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October 31, 2010


Bob MacDonald

I am sure there is more than a little irony. The phrases that jump out at me are the 'children of light' and faithfulness in little as an argument for receiving what is your very own. I think of the children of light as a reference to purity groups like the sect at Qumran. Though they recognize the need for purity, they are not able to achieve it since there is so little shrewdness in them. The use of money by the child of this world to have influence is a move indicating shrewdness, a commendable virtue. So how naive are we who imagine we are children of light? How impossible to see or receive what is our very own?


I'm not a trained theologian, but as far as I understand it the story is essentially as follows: the manager is sacked for financial irregularities (incompetence? fraud?) and needs to hand in the full accounts for audit. So he decides he might as well be hung for a sheep as a lamb, and cooks the books so as to make himself some extra 'friends'.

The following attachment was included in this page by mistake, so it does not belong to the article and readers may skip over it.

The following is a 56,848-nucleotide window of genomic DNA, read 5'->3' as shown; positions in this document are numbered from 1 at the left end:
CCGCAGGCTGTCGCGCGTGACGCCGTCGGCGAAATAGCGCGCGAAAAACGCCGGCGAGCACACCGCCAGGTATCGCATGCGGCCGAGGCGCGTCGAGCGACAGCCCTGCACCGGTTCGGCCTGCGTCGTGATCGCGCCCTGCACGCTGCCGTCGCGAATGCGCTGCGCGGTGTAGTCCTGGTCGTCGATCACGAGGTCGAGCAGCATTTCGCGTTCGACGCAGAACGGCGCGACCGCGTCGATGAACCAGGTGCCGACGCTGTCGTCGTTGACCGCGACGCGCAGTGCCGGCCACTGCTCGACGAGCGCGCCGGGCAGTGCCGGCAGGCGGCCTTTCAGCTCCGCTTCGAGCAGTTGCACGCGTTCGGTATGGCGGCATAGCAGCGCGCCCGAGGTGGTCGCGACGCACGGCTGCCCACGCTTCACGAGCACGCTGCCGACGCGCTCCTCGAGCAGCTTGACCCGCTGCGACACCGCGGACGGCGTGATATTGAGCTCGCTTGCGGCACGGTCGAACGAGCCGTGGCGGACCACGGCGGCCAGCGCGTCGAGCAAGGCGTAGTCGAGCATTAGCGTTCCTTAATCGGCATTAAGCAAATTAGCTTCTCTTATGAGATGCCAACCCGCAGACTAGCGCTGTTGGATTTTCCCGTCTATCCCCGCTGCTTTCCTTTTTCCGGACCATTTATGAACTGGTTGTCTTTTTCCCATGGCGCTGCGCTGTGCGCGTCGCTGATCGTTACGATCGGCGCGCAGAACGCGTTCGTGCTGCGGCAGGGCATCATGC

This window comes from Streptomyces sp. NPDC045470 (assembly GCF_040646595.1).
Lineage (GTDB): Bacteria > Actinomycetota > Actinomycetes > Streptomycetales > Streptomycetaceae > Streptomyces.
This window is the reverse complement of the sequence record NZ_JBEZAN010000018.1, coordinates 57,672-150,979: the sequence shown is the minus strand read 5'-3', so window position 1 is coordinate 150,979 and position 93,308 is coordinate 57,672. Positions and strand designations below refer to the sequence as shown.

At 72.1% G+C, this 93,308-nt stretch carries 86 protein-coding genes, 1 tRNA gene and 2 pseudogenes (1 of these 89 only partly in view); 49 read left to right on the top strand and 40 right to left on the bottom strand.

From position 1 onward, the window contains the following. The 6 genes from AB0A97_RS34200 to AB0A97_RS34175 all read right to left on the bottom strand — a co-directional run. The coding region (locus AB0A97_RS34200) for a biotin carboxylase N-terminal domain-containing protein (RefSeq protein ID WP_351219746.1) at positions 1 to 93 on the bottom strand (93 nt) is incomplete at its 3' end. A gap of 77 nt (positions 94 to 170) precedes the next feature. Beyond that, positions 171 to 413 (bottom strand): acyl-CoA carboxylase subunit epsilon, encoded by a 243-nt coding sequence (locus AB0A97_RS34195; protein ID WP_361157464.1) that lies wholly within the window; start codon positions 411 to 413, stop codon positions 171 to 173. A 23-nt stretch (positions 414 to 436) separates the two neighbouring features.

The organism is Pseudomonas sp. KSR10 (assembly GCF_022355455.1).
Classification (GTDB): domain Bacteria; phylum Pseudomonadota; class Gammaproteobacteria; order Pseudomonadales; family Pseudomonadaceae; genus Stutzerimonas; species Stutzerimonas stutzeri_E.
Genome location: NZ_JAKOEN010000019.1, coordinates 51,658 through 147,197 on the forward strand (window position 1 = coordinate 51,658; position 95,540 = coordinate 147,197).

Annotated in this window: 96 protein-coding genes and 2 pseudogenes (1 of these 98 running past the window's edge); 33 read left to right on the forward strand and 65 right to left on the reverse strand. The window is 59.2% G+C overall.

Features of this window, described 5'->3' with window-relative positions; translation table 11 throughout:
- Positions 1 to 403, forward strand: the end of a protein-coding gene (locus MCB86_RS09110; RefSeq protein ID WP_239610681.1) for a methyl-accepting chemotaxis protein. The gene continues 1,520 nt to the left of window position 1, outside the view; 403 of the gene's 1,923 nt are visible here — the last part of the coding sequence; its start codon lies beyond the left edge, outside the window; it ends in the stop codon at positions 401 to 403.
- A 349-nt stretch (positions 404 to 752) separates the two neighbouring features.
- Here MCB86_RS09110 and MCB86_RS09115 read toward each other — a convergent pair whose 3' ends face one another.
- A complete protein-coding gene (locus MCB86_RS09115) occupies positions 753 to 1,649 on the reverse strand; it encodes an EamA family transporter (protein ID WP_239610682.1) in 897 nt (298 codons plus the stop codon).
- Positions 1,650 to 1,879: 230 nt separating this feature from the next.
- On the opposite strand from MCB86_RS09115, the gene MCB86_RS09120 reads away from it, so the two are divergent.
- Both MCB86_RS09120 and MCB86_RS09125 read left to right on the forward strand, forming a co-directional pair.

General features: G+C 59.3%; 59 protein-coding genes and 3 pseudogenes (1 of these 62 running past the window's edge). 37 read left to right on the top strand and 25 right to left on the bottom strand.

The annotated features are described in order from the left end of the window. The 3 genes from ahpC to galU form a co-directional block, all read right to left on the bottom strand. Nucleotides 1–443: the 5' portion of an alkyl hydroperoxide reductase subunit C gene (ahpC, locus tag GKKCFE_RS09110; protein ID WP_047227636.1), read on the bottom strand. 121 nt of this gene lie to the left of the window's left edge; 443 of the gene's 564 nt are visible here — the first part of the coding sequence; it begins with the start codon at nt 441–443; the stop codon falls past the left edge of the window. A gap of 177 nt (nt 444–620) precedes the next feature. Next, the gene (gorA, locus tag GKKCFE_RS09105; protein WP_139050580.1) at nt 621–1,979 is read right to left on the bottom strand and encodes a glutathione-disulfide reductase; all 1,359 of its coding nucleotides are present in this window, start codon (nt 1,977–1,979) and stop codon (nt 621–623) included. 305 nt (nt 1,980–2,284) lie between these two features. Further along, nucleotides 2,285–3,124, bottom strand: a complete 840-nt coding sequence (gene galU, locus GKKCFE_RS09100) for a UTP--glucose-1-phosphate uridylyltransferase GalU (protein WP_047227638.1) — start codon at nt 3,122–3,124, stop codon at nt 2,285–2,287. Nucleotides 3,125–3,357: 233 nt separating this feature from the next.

To me, that suggests the original problem was fraud - his reputation has gone anyway, so he might as well get some people to owe him a favour. Which is entirely logical and a smart thing to do in that situation.
Whereas, if the manager had been a 'person of the light' then the original problem would be more likely to be incompetence, so it wouldn't occur to them to fiddle the books deliberately.
I think verse 9 has to be sarcastic, given what follows: Jesus saying if we cheat on small things (which might look like the smart thing to do) then we can't be trusted full stop; if we can't be trusted with earthly stuff, then how can we expect to be trusted with heavenly stuff?
So the choice comes down to honesty (which may apparently leave you worse off) or using your cunning to protect yourself (which gives better short-term results in this world but bad long-term ones with God).

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